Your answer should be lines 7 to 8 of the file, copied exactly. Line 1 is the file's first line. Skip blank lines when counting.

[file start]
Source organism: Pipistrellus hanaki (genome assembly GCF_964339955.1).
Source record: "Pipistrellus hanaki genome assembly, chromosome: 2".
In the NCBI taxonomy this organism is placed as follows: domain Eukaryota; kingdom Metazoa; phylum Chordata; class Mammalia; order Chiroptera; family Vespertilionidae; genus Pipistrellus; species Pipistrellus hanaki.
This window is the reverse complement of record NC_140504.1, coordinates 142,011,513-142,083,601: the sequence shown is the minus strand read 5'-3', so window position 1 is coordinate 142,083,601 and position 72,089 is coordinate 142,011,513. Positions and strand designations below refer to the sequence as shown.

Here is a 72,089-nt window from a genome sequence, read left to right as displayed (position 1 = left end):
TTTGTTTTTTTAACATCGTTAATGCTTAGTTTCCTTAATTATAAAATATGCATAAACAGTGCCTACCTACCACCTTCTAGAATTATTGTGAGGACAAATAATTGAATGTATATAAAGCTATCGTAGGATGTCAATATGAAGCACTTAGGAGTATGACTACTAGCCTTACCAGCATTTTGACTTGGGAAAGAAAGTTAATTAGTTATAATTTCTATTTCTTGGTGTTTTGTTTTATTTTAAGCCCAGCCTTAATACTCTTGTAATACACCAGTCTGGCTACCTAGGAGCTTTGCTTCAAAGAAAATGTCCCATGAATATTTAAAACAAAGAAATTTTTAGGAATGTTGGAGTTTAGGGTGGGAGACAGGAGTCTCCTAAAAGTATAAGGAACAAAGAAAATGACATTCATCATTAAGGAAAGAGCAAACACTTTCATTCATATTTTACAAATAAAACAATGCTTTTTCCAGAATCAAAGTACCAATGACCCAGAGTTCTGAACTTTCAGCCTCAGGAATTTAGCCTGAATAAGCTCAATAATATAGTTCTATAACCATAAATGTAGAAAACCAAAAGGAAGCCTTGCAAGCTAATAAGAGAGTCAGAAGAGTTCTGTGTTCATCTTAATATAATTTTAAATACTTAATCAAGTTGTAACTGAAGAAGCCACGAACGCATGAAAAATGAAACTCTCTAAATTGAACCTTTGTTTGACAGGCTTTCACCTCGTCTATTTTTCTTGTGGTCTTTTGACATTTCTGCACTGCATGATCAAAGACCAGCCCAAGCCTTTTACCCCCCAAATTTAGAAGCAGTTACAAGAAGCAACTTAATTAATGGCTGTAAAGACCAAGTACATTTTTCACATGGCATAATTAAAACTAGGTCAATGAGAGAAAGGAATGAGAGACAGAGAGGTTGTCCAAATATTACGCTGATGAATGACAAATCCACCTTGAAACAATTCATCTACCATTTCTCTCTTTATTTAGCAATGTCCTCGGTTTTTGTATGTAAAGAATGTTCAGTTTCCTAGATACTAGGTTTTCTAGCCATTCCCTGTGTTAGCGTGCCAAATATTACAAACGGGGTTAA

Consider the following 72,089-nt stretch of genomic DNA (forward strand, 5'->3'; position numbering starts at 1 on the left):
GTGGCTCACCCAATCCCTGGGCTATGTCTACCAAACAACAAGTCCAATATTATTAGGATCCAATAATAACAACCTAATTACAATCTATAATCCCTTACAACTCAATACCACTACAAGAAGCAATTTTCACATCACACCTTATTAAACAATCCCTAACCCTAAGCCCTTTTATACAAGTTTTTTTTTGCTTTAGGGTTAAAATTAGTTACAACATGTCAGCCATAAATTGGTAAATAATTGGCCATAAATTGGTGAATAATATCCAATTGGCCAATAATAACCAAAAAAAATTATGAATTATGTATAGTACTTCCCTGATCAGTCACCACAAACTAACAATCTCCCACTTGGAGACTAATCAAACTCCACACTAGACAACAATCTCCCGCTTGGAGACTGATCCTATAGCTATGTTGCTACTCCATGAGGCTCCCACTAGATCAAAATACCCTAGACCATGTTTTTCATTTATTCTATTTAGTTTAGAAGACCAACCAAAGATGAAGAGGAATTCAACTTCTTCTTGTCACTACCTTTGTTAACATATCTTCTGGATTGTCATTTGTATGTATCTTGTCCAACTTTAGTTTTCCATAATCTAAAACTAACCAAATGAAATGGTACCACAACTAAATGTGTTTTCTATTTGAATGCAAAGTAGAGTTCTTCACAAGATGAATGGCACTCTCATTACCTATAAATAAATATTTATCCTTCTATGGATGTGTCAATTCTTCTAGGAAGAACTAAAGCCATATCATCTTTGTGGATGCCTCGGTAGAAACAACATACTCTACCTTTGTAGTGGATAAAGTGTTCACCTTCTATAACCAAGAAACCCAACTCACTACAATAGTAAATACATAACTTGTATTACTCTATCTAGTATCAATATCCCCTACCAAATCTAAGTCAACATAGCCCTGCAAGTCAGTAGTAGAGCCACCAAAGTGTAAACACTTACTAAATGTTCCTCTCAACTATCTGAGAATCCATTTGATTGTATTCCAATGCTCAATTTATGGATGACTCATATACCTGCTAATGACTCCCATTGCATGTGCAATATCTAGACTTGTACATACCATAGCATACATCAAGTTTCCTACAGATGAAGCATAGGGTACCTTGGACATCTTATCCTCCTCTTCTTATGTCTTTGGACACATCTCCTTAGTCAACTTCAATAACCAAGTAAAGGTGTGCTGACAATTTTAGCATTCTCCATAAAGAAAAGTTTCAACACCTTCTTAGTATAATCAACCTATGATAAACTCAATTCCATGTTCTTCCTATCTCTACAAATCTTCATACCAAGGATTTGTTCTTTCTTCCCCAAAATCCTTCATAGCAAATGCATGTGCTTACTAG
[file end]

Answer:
Consider the following 72,089-nt stretch of genomic DNA (forward strand, 5'->3'; position numbering starts at 1 on the left):
GTGGCTCACCCAATCCCTGGGCTATGTCTACCAAACAACAAGTCCAATATTATTAGGATCCAATAATAACAACCTAATTACAATCTATAATCCCTTACAACTCAATACCACTACAAGAAGCAATTTTCACATCACACCTTATTAAACAATCCCTAACCCTAAGCCCTTTTATACAAGTTTTTTTTTGCTTTAGGGTTAAAATTAGTTACAACATGTCAGCCATAAATTGGTAAATAATTGGCCATAAATTGGTGAATAATATCCAATTGGCCAATAATAACCAAAAAAAATTATGAATTATGTATAGTACTTCCCTGATCAGTCACCACAAACTAACAATCTCCCACTTGGAGACTAATCAAACTCCACACTAGACAACAATCTCCCGCTTGGAGACTGATCCTATAGCTATGTTGCTACTCCATGAGGCTCCCACTAGATCAAAATACCCTAGACCATGTTTTTCATTTATTCTATTTAGTTTAGAAGACCAACCAAAGATGAAGAGGAATTCAACTTCTTCTTGTCACTACCTTTGTTAACATATCTTCTGGATTGTCATTTGTATGTATCTTGTCCAACTTTAGTTTTCCATAATCTAAAACTAACCAAATGAAATGGTACCACAACTAAATGTGTTTTCTATTTGAATGCAAAGTAGAGTTCTTCACAAGATGAATGGCACTCTCATTACCTATAAATAAATATTTATCCTTCTATGGATGTGTCAATTCTTCTAGGAAGAACTAAAGCCATATCATCTTTGTGGATGCCTCGGTAGAAACAACATACTCTACCTTTGTAGTGGATAAAGTGTTCACCTTCTATAACCAAGAAACCCAACTCACTACAATAGTAAATACATAACTTGTATTACTCTATCTAGTATCAATATCCCCTACCAAATCTAAGTCAACATAGCCCTGCAAGTCAGTAGTAGAGCCACCAAAGTGTAAACACTTACTAAATGTTCCTCTCAACTATCTGAGAATCCATTTGATTGTATTCCAATGCTCAATTTATGGATGACTCATATACCTGCTAATGACTCCCATTGCATGTGCAATATCTAGACTTGTACATACCATAGCATACATCAAGTTTCCTACAGATGAAGCATAGGGTACCTTGGACATCTTATCCTCCTCTTCTTATGTCTTTGGACACATCTCCTTAGTCAACTTCAATAACCAAGTAAAGGTGTGCTGACAATTTTAGCATTCTCCATAAAGAAAAGTTTCAACACCTTCTTAGTATAATCAACCTATGATAAACTCAATTCCATGTTCTTCCTATCTCTACAAATCTTCATACCAAGGATTTGTTCTTTCTTCCCCAAAATCCTTCATAGCAAATGCATGTGCTTACTAG